As an elephant is sold into the tourism industry, many end up working to transport tourists on elephant trekking voyages. Here, elephants often walk for long hours carrying heavy, uncomfortable loads. The trekking typically causes blisters and joint problems in the elephants’ feet and many are unable to slow down and rest for fear of getting prodded with a bullhook by guides. The chairs that are placed on their backs also cause blisters and the excessive weight can lead to long-term spinal injuries. When not working, elephants are kept in small pens and are rarely able to interact with other elephants. As social creatures, this can lead to emotional issues for the animals.

bathing an elephant

Bathing an elephant. Photo courtesy of archer10 (Dennis)

Choosing A Sustainable Elephant Tour

While it is nearly impossible to determine which elephants have been illegally imported, there are a few telltale signs for determining whether an elephant tourism establishment practices fair treatment:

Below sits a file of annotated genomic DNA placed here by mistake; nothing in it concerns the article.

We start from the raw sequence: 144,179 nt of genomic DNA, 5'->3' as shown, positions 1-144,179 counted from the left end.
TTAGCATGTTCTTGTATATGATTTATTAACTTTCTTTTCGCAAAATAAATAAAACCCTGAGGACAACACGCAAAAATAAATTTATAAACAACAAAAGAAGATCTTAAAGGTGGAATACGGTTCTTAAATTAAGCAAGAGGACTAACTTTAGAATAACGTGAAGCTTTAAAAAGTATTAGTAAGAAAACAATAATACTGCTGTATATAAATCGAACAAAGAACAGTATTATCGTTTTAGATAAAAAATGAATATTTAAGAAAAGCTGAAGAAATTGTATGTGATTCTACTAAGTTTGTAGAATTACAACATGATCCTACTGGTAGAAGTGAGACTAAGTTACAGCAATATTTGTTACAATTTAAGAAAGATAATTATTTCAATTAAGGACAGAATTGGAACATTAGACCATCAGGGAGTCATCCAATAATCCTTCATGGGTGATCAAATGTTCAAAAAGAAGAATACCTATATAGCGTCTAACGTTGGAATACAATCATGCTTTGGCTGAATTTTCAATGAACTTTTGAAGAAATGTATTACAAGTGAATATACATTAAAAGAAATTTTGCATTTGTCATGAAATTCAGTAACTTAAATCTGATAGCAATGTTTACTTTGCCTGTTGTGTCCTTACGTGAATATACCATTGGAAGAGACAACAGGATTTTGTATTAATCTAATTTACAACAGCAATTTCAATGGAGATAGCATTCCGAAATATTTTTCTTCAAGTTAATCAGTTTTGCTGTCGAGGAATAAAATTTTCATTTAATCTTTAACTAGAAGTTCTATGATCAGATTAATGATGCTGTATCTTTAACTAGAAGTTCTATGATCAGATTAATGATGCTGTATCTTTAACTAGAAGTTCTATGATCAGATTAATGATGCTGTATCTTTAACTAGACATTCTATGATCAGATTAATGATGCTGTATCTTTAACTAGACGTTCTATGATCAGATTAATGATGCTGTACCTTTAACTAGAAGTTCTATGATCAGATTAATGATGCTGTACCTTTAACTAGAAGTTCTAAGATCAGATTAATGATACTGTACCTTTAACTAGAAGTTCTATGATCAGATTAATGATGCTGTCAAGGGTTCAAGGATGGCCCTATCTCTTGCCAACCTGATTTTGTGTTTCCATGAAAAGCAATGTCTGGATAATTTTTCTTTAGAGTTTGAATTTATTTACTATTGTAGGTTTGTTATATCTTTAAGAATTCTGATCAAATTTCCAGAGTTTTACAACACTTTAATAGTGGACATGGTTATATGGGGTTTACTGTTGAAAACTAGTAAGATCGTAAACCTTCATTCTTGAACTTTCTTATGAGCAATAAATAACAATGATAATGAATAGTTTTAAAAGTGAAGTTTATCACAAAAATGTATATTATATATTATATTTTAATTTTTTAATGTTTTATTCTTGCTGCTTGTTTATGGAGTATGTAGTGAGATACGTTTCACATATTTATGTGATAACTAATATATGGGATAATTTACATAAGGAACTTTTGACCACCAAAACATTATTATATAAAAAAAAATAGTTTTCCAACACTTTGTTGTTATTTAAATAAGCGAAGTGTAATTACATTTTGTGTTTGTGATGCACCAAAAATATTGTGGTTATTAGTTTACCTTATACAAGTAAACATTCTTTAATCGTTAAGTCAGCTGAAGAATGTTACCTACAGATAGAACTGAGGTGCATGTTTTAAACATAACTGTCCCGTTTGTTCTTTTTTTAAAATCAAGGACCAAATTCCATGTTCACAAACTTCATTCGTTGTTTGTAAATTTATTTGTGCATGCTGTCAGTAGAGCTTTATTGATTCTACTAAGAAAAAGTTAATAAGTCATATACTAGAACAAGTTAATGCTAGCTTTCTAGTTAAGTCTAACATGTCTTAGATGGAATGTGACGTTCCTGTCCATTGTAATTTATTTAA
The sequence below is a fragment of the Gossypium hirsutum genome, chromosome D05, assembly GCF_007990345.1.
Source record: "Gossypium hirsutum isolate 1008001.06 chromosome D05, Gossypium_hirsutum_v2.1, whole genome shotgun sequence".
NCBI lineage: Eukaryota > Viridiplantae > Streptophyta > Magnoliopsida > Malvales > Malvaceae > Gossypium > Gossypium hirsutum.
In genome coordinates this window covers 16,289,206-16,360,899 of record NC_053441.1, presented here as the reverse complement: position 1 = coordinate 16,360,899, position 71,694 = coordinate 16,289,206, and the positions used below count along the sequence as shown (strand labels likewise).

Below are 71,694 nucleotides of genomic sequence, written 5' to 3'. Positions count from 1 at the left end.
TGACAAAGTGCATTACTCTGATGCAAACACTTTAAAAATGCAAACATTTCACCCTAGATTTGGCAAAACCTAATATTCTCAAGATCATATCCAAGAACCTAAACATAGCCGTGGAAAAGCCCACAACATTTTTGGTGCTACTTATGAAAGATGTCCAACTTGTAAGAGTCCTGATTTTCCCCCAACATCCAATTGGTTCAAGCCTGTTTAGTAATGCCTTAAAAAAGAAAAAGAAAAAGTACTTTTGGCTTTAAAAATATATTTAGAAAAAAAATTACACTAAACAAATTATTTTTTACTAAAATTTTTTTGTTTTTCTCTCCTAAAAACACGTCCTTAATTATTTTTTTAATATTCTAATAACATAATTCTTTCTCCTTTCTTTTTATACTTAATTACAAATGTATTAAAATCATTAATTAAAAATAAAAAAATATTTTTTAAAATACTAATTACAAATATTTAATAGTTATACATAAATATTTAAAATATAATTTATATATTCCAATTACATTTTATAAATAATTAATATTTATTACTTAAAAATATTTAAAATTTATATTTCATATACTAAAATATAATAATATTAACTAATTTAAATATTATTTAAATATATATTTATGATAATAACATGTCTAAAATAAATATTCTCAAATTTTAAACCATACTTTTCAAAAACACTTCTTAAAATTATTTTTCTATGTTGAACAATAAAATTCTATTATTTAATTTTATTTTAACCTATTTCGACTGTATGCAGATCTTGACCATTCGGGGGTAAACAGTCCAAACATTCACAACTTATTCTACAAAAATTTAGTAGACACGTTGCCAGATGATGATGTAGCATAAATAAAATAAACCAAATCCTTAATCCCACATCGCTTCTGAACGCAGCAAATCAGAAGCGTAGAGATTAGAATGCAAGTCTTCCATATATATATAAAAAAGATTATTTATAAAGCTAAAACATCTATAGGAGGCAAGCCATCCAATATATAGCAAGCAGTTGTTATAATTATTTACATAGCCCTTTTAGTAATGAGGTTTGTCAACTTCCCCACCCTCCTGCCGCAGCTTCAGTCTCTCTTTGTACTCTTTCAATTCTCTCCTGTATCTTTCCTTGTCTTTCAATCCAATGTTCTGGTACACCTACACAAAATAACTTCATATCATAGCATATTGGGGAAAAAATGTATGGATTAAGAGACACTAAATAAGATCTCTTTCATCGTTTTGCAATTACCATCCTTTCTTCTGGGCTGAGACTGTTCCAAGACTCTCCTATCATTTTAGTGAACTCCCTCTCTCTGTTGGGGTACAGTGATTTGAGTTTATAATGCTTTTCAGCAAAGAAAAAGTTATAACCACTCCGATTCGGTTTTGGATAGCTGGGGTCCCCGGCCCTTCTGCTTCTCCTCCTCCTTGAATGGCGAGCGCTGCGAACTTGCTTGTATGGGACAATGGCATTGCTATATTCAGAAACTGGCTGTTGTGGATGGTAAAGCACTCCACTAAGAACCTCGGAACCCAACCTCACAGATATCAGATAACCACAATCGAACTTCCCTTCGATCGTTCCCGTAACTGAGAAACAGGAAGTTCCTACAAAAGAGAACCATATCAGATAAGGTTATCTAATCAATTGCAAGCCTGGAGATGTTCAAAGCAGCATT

• You’re allowed to interact with the elephant: If you’re simply going to be loaded onto the animal’s back in a chair without much interaction, it’s probably to hide the fact the animal is not friendly and in good spirits. Generally, if you’re given the opportunity to bathe the elephants, you’ll get plenty of opportunity to interact with them up close.
  • You’re not given a ride in a chair on the elephant’s back: Many ethical companies won’t allow elephant riding, as it harms the animal. Instead, they may offer the opportunity to walk alongside the elephants. If you still really want to ride an elephant, look for places that will teach visitors to ride an elephant bare-back as this causes significantly less harm to the animal.